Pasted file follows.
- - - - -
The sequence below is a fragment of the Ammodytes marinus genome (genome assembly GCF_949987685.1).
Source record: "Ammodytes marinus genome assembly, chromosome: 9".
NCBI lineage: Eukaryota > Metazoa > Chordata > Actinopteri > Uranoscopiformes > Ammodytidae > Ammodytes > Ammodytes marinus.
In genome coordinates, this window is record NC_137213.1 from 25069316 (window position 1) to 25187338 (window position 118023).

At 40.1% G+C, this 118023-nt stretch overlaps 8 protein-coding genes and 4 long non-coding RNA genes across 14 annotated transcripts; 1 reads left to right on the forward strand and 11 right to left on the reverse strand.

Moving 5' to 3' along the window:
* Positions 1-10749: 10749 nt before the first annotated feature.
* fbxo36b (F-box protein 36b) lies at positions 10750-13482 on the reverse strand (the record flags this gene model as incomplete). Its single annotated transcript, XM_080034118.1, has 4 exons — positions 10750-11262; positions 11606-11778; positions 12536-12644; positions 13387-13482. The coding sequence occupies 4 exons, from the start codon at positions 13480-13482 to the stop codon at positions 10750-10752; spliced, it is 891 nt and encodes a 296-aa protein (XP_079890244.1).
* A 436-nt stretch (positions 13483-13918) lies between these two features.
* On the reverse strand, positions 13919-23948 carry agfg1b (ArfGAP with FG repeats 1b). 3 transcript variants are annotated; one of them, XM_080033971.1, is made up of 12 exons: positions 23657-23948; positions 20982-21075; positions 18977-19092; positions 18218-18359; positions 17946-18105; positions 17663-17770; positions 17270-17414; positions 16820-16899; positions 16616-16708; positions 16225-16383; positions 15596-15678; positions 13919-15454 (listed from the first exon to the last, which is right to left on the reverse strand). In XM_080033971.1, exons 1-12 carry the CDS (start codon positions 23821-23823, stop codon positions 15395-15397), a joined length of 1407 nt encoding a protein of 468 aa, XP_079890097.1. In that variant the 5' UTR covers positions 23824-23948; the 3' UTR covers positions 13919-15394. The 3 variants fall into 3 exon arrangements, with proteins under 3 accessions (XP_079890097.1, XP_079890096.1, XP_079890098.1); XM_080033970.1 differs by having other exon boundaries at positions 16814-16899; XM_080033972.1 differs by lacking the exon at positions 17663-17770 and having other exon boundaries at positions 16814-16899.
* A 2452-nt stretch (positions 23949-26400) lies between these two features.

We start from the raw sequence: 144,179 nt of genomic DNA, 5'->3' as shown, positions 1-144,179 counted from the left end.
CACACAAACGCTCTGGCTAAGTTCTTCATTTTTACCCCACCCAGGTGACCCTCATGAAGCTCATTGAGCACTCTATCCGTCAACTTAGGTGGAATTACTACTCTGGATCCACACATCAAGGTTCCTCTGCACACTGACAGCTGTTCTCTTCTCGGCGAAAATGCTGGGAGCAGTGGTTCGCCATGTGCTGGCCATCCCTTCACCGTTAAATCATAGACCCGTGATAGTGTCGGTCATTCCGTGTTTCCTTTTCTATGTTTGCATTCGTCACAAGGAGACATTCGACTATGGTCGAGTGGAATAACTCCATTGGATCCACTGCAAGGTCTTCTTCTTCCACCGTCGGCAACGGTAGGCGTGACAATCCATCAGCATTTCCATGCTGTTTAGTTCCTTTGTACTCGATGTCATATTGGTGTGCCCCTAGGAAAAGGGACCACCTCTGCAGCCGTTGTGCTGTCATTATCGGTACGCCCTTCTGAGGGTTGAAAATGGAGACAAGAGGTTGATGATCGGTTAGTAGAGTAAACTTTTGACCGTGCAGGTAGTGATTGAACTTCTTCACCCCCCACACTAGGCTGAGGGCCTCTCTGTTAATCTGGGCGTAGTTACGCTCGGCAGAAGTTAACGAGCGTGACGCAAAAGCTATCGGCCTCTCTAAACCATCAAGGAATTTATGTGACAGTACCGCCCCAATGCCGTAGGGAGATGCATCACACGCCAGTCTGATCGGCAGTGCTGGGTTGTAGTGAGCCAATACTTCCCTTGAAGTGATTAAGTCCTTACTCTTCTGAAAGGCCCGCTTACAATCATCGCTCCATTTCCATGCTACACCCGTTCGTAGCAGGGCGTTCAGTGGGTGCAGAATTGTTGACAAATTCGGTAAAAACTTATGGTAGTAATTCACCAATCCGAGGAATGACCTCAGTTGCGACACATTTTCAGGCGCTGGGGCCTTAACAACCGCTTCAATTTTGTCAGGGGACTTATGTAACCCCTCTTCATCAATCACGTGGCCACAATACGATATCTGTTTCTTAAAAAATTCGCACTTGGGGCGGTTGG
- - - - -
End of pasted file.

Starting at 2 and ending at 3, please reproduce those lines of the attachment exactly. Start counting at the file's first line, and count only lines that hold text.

Source record: "Ammodytes marinus genome assembly, chromosome: 9".
NCBI lineage: Eukaryota > Metazoa > Chordata > Actinopteri > Uranoscopiformes > Ammodytidae > Ammodytes > Ammodytes marinus.